Unfortunately, the objectives outlined in the growth plan were weakened by the provincial government as it was put into place, allowing low-density development to occur in several regions (3). The government loosened the goals of the growth plan for many reasons. Largely, this occurred due to pressures from city governments who wanted new sources of revenue, and developers who longed to expand current settlement boundaries and grow their lands (3). Thus, urban sprawl has occurred onto the agricultural land of the GGH. Between 2011 and 2016, Ontario Census Farm Data from the Ontario Ministry of Agriculture, Food, and Rural Affairs showed that around 63,955 acres of farmland were lost every year (4). This is a loss of 175 acres of land every day, including some Class One land. This is the same area as about 132 football fields.

The growth plan has in many ways proven to be inadequate or underdeveloped. Provincial decision-makers and city planners have a limited understanding of the agricultural system (3). Legislation is lacking the capacity to assess the impact of ongoing urban planning decisions, road designs, and environmental laws on local farmers (3). What farmers need to care for and continue producing goods on their lands is not frequently included in the environmental assessment processes. Various new projects may take or split pieces of farmland into many parts, creating physical barriers between different areas of farmland (3). These actions cause farmers to spend more time and money to access essential, personal, or technical resources and limit their ability to expand their operations (3).

In a world of increasing climate impacts, which can already affect farmers' ability to produce, local food sources are increasingly important. Locally grown food can increase our resilience to future climate change and provide a sense of place to those who enjoy the growing local food movement (5). The local food movement began in the early 2000s (5). As public knowledge of the negative impacts of our current food systems and environmental crises grows, the presence of farmer’s markets and community gardens is rapidly expanding (5). In Ontario, the enjoyment of local food helps to connect people to the Greenbelt and the GGH in a deeper way (5). Chefs and restaurants have popularized local food and seasonal eating in their establishments (5). Some farmers in the GGH also provide seasonal produce subscriptions to the public to connect locals to the source of their food (5). If the quantity and quality of existing farmland continue to be affected by urban development, the ability of local farmers to produce and meet the increasing demand for local food will be significantly impacted.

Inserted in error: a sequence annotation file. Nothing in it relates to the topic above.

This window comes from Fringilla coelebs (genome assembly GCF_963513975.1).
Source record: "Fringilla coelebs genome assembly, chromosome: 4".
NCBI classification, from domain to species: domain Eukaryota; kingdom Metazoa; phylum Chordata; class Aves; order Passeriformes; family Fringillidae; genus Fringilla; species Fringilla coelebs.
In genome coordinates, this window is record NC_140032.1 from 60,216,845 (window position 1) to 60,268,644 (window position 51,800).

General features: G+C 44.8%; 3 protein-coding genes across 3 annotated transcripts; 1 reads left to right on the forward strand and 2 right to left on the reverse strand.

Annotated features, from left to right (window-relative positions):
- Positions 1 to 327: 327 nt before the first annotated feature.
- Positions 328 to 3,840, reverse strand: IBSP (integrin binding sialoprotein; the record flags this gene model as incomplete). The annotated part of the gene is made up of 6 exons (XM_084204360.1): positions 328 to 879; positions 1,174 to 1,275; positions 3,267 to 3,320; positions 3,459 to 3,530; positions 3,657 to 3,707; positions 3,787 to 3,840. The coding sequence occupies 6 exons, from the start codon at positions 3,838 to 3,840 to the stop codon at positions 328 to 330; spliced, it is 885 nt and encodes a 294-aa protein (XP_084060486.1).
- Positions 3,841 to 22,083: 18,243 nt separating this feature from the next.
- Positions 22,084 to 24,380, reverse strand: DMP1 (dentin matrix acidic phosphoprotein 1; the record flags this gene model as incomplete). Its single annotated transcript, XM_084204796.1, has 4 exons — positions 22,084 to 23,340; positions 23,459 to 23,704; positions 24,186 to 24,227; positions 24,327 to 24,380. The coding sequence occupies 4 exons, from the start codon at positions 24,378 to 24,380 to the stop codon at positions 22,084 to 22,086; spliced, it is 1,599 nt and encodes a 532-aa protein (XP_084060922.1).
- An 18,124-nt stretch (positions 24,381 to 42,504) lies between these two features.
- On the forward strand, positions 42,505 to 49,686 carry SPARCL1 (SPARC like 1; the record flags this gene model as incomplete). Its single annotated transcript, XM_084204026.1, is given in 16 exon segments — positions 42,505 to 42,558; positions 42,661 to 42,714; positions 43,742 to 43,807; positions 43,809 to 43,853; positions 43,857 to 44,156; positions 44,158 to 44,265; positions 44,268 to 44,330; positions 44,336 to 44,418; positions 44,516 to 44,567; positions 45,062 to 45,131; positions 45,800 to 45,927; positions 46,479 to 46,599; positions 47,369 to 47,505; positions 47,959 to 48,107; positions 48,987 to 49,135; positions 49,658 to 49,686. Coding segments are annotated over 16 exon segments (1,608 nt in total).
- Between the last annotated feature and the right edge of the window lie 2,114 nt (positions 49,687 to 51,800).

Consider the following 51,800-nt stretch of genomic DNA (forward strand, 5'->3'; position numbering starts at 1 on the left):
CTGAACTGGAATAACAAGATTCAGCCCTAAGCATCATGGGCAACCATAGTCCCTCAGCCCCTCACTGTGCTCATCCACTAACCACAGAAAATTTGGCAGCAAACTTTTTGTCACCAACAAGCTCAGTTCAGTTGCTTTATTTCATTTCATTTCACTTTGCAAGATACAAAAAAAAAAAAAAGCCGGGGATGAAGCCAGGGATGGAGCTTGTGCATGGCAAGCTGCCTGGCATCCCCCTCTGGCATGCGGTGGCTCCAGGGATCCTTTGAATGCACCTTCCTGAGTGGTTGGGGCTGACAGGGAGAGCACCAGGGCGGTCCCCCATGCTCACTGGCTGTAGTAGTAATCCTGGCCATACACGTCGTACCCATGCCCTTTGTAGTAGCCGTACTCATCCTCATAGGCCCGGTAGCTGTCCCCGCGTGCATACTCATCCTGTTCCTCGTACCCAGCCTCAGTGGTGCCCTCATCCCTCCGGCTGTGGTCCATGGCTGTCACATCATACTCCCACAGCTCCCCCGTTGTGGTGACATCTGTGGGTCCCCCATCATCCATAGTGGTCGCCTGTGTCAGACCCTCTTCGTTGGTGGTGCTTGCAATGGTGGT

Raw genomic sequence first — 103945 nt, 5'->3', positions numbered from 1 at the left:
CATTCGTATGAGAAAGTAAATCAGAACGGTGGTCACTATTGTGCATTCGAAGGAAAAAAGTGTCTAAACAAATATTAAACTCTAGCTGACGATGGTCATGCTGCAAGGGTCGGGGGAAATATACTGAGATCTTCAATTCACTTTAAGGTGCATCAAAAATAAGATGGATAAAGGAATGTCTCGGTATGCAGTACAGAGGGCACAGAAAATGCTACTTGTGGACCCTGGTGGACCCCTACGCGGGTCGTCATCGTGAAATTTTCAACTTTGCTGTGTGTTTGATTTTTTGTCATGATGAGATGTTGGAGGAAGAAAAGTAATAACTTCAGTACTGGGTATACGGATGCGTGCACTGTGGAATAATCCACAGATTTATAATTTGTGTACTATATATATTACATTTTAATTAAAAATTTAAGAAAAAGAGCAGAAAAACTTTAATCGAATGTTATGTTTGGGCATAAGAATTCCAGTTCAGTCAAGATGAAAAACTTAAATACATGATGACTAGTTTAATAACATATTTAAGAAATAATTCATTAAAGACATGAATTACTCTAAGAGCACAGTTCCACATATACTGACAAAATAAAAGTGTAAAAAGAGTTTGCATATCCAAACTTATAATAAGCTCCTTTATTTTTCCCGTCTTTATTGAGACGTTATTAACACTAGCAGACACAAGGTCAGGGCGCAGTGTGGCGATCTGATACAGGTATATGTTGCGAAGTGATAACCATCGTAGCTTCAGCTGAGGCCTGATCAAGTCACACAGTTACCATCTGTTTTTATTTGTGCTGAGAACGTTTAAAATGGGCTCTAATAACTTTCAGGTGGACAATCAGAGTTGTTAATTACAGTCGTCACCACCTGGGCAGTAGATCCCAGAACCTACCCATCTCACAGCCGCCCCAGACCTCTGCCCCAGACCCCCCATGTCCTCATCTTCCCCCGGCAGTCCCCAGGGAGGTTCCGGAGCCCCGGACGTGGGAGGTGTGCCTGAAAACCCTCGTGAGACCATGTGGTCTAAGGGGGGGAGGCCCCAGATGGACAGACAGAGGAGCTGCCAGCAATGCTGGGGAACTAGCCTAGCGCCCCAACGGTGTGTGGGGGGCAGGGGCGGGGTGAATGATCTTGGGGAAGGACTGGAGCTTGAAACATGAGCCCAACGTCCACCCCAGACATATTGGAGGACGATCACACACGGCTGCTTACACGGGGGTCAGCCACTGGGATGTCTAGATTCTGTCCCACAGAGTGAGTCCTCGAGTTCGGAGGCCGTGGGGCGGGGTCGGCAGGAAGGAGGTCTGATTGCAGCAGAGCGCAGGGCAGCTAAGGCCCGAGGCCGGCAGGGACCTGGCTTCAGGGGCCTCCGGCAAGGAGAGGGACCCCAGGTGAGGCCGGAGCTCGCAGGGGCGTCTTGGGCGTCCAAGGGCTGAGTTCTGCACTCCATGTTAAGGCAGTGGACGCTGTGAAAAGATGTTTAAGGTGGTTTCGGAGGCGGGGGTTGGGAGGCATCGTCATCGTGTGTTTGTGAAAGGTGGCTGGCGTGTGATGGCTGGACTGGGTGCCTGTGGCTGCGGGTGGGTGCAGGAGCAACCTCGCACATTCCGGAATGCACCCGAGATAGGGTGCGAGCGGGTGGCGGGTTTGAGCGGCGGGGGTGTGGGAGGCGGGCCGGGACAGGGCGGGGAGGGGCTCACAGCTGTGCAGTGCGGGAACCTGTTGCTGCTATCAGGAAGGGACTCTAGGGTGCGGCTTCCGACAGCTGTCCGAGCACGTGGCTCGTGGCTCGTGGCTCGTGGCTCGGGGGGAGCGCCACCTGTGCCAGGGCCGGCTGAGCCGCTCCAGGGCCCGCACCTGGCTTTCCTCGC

We must find a balance between the land area needed to support Ontario’s growing population and the protection of farmland. Residents of the GGH are already recognizing and bolstering this need by participating in the local food movement which provides significant income to local farmers. However, we must continue advocating for local farmers and the problems that they face. Our provincial governments must be held accountable for their goals for complete and resilient communities that protect valuable agricultural lands for years to come.

To learn more about farmland in the GGH and what you can do to support your local farmers, please check the guides and checklists at Also, please consider signing the following petition from the Ontario Federation of Agriculture to protect Ontario’s food and farms at


  1. The Government of Ontario. Ontario population projections [Internet]. 2021 June 23 [cited 2021 July]. Available from:

  2. The Government of Ontario. A Place to Grow: Growth Plan for the Greater Golden Horseshoe [Internet]. 2020 August 28 [cited 2021 July]. Available from:

  3. Tomalty R. Farmland at Risk: How better land use planning could help ensure a healthy future for agriculture in the Greater Golden Horseshoe [Internet]. Ontario Federation of Agriculture and Environmental Defence; 2015 Nov [cited 2021 July]. Available from:

  4. Ontario Ministry of Agriculture, Food and Rural Affairs. [Internet]. The Ministry; 2016. Census of Agriculture, Ontario Summary 2016; [cited 2021 July]. Available from:

  5. Elton S. Local Food Movement. The Canadian Encyclopedia [Internet]. 2015 Feb 23 [cited 2021 July]. Available from: